HPV common in young men

In a study of sexually active young male, heterosexual college students, almost two thirds developed genital human papillomavirus (HPV) infection over two years of follow-up, according to Seattle-based researchers.

Certain strains of HPV, which can be transmitted from male to female partners, are responsible for most cases of cervical cancer.

In The Journal of Infectious Diseases, Dr Laura A. Koutsky and colleagues at the University of Washington note that, although much is known about HPV infection in women, this is not the case in men.

To investigate further, the researchers collected samples of genital cells at four-month intervals from 240 heterosexually active male university students between 18 and 20 years old.

Higher rates in males
After 24 months, the incidence of new genital HPV infections was 62.4 percent. This is considerably greater than the 38- to 43 percent rate seen in comparable studies of young women, the investigators note.

Acquisition rates did not differ by site of initial detection. Overall, 33 different HPV types were recorded, but the most commonly detected types were HPV-16 and HPV-84. HPV-16 is a subtype known to be associated with cervical cancer - previous studies have found that about 50 percent of cervical cancers are caused by this virus.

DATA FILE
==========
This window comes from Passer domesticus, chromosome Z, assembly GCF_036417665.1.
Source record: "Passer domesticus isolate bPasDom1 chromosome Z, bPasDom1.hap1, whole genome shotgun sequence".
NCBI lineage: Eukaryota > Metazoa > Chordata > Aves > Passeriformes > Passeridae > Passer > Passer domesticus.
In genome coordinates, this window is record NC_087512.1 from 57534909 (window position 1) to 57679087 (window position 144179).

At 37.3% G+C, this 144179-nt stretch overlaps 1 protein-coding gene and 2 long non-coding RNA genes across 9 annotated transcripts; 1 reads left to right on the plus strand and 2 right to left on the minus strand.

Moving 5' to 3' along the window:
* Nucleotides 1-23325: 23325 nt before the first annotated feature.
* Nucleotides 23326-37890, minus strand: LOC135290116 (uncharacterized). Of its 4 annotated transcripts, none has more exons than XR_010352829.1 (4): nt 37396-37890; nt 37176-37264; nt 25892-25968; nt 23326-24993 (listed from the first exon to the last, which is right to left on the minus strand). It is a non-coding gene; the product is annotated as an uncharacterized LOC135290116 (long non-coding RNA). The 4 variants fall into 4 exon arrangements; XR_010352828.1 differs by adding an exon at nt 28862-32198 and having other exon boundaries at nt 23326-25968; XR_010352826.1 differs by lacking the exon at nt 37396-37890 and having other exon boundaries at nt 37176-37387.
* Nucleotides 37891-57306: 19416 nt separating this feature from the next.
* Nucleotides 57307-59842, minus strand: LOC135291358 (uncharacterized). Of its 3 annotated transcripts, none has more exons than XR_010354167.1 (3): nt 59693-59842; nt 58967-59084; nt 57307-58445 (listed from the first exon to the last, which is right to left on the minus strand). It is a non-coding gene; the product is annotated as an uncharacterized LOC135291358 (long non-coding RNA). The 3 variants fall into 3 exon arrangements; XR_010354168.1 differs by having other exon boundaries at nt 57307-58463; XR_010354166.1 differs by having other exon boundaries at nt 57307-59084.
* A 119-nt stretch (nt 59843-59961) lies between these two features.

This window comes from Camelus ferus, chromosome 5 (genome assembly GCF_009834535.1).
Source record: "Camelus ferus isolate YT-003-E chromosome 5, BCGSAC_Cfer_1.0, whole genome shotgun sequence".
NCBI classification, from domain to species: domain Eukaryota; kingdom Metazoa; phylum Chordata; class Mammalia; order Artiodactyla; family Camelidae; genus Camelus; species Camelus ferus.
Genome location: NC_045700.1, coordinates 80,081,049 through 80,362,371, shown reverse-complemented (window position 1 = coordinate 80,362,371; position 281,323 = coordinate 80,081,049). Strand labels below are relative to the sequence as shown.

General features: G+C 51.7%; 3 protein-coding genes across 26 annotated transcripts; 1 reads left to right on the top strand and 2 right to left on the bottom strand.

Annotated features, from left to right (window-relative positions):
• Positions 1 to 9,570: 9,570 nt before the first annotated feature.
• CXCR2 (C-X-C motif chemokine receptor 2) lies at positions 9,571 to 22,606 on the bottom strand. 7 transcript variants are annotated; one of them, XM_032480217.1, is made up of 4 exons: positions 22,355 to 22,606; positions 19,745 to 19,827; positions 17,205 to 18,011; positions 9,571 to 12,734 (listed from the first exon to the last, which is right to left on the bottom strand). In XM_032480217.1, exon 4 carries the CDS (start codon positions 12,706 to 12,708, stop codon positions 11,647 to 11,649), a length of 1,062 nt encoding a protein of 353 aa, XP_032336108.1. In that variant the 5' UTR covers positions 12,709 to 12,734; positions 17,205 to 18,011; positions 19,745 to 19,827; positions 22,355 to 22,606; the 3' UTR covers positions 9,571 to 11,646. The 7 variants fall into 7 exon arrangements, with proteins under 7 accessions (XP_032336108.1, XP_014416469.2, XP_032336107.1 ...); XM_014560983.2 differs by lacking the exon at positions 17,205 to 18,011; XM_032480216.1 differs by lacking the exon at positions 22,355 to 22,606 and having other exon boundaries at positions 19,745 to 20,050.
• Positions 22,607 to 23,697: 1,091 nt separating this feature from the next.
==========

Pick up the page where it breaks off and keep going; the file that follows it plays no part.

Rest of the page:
Among the factors associated with increased risk of HPV infection were having a new sex partner within four months of evaluation and having a history of cigarette smoking.

"The high rates of HPV infection in men," the investigators conclude, "should be considered when strategies for the prevention of HPV infection in female adolescents and young women are being developed."

Commenting on the findings, Dr Jane J. Kim, author of an accompanying editorial, told Reuters Health that the study "begins to fill a gap in the knowledge of HPV infections in men".

"Among other things," added Kim of the Harvard School of Public Health, Boston, "the data from this study may help inform mathematical models that are currently being used to translate the short-term vaccine benefits of preventing HPV infections to longer-term outcomes of reducing more serious conditions, such as cervical cancer and anal cancer."

Source: The Journal of Infectious Diseases, October 15, 2007. – (Reuters Health)

Read more:
STIs and safer sex

November 2007

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